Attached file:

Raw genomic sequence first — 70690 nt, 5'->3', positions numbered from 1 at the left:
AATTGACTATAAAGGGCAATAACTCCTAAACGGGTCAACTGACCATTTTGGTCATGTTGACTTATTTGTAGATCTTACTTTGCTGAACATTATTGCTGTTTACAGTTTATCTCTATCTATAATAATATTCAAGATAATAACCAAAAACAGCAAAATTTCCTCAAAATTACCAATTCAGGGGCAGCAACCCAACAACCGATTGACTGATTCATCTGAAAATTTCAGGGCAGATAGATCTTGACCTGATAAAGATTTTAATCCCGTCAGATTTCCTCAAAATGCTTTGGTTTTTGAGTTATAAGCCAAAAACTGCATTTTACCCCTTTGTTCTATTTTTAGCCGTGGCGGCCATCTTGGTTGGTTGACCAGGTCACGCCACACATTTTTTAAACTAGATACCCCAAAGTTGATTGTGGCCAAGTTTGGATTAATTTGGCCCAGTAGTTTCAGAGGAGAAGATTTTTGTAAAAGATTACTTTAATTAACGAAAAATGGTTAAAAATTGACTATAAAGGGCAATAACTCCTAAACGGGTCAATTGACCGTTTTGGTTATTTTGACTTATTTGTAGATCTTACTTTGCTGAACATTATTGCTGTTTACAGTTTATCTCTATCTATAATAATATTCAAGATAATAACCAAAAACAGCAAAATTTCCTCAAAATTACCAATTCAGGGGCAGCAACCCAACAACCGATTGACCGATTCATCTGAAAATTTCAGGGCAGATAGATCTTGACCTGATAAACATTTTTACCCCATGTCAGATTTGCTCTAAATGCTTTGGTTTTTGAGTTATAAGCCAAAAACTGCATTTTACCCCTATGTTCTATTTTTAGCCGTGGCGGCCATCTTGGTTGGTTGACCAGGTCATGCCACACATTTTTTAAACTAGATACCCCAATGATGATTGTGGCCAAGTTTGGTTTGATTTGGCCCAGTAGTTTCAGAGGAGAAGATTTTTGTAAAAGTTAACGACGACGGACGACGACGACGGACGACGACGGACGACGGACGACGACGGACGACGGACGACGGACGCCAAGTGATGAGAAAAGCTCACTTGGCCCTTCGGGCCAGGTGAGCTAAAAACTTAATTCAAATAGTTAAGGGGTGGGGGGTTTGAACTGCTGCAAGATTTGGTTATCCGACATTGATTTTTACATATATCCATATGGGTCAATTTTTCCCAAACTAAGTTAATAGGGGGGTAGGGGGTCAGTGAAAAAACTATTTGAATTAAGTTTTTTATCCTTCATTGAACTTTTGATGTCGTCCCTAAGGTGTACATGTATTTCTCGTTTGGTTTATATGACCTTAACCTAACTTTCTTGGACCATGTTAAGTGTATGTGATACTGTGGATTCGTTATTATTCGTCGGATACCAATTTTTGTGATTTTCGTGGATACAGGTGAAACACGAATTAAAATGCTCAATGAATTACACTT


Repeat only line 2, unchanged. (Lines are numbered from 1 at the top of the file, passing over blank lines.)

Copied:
AATTGACTATAAAGGGCAATAACTCCTAAACGGGTCAACTGACCATTTTGGTCATGTTGACTTATTTGTAGATCTTACTTTGCTGAACATTATTGCTGTTTACAGTTTATCTCTATCTATAATAATATTCAAGATAATAACCAAAAACAGCAAAATTTCCTCAAAATTACCAATTCAGGGGCAGCAACCCAACAACCGATTGACTGATTCATCTGAAAATTTCAGGGCAGATAGATCTTGACCTGATAAAGATTTTAATCCCGTCAGATTTCCTCAAAATGCTTTGGTTTTTGAGTTATAAGCCAAAAACTGCATTTTACCCCTTTGTTCTATTTTTAGCCGTGGCGGCCATCTTGGTTGGTTGACCAGGTCACGCCACACATTTTTTAAACTAGATACCCCAAAGTTGATTGTGGCCAAGTTTGGATTAATTTGGCCCAGTAGTTTCAGAGGAGAAGATTTTTGTAAAAGATTACTTTAATTAACGAAAAATGGTTAAAAATTGACTATAAAGGGCAATAACTCCTAAACGGGTCAATTGACCGTTTTGGTTATTTTGACTTATTTGTAGATCTTACTTTGCTGAACATTATTGCTGTTTACAGTTTATCTCTATCTATAATAATATTCAAGATAATAACCAAAAACAGCAAAATTTCCTCAAAATTACCAATTCAGGGGCAGCAACCCAACAACCGATTGACCGATTCATCTGAAAATTTCAGGGCAGATAGATCTTGACCTGATAAACATTTTTACCCCATGTCAGATTTGCTCTAAATGCTTTGGTTTTTGAGTTATAAGCCAAAAACTGCATTTTACCCCTATGTTCTATTTTTAGCCGTGGCGGCCATCTTGGTTGGTTGACCAGGTCATGCCACACATTTTTTAAACTAGATACCCCAATGATGATTGTGGCCAAGTTTGGTTTGATTTGGCCCAGTAGTTTCAGAGGAGAAGATTTTTGTAAAAGTTAACGACGACGGACGACGACGACGGACGACGACGGACGACGGACGACGACGGACGACGGACGACGGACGCCAAGTGATGAGAAAAGCTCACTTGGCCCTTCGGGCCAGGTGAGCTAAAAACTTAATTCAAATAGTTAAGGGGTGGGGGGTTTGAACTGCTGCAAGATTTGGTTATCCGACATTGATTTTTACATATATCCATATGGGTCAATTTTTCCCAAACTAAGTTAATAGGGGGGTAGGGGGTCAGTGAAAAAACTATTTGAATTAAGTTTTTTATCCTTCATTGAACTTTTGATGTCGTCCCTAAGGTGTACATGTATTTCTCGTTTGGTTTATATGACCTTAACCTAACTTTCTTGGACCATGTTAAGTGTATGTGATACTGTGGATTCGTTATTATTCGTCGGATACCAATTTTTGTGATTTTCGTGGATACAGGTGAAACACGAATTAAAATGCTCAATGAATTACACTT